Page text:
Aufgrund der internationalen Ausrichtung unserer Forschungsgruppe "Statistics" ist diese Webseite nur auf Englisch verfügbar.
Statistics Research Group
A major goal in our complex world is to identify and quantify relationships such as the effects of global warming, of genes on patients health and financial turmoil on the economy. In our research group, we use statistical modeling approaches to these goals.
Principal investigators in this research group are Prof. Mathias Drton, the chair of Mathematical Statistics, and Prof. Claudia Czado, the Professorship in Applied Mathematical Statistics. The group organizes the seminar series Statistics and Data Science. For upcoming talks, please have a look at the website of the seminar.
The research of our group is driven primarily by problems arising in statistical analysis of multivariate data. Much of our work is concerned with probabilistic graphical models, which use mathematical graphs and networks to represent different types of stochastic dependence among a collection of variables. In this framework, we develop new methods to assess independence relations, to infer interactions structures, and to model and estimate causal relationships. Our work is connected to a number of different areas of statistics, ranging from causal inference, high-dimensional statistics and latent variable models to the area of algebraic statistics, which is concerned with applications of algebraic techniques to study statistical models and methods.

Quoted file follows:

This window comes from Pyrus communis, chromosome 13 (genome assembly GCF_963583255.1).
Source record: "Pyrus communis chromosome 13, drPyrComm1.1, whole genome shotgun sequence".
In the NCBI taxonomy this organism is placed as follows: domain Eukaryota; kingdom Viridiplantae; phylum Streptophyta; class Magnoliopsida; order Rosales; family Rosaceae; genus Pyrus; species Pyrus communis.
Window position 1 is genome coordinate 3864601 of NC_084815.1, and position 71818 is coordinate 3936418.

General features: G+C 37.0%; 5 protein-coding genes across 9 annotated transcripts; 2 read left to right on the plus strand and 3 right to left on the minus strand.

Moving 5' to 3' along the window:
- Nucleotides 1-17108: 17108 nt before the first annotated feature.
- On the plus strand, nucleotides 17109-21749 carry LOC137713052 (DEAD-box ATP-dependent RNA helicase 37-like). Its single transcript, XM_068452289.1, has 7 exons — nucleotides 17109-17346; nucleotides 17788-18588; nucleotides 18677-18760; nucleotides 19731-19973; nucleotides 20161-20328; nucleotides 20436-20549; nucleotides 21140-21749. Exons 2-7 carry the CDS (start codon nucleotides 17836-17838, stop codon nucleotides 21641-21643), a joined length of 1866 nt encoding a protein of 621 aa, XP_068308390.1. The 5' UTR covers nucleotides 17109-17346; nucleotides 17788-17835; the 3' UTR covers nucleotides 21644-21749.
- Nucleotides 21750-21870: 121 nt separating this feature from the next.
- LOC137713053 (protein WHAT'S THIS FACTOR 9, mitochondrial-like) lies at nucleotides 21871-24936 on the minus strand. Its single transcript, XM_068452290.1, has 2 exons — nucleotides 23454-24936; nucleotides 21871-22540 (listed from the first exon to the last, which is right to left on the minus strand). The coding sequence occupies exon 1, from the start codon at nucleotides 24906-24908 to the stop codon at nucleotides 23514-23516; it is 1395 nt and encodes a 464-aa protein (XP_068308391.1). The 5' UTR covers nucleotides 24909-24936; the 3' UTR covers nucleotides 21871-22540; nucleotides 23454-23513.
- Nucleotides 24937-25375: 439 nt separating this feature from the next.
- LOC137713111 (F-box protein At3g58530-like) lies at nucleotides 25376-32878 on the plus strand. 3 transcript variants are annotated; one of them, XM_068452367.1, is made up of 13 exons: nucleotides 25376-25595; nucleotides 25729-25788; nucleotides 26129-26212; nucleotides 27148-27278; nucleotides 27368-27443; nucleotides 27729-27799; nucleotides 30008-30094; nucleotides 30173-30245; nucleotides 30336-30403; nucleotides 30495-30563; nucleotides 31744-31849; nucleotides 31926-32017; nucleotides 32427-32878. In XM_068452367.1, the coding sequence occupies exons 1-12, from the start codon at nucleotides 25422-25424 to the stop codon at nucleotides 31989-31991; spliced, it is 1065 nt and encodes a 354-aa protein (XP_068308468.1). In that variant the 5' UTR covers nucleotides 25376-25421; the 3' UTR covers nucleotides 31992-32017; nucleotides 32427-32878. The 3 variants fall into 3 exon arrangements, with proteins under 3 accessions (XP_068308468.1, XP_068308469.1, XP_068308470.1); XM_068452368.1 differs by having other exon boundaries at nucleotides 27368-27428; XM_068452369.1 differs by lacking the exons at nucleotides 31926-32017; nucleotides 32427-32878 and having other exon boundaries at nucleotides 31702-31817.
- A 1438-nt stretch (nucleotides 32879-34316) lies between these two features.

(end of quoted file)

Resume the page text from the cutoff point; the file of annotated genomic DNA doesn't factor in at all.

Funding for our research has come from the European Research Council, the Mathematical Research Data Initiative (MaRDI), the Munich Data Science Institute, the TUM/ICL Joint Academic of Doctoral Studies, and the Munich Center for Machine Learning.
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Applied Mathematical Statistics
We use copula based approaches to separate the marginal behavior of variables from the joint behavior. The special focus is on the theory and practical use of vine copulas. They are a flexible class of dependence models and break multidimensional dependencies into multiple bivariate building blocks. Thus, they can handle complex and high-dimensional data.
Current research areas include vine based versions of state space models, quantile regression, clustering/classification approaches and extreme risk probability estimation. More information on these theoretical developments and their applications can be found at vine-copula.org.
For the user we developed the open source software VineCopula and rvinecopulib. The book Analyzing Dependent Data with Vine Copulas“ gives a step by step introduction . A recent review on vine copula based modeling appeard in the Annual Review of Statistics and Its Application. The research is partly funded by the German Research Foundation and the Munich Data Science Institute.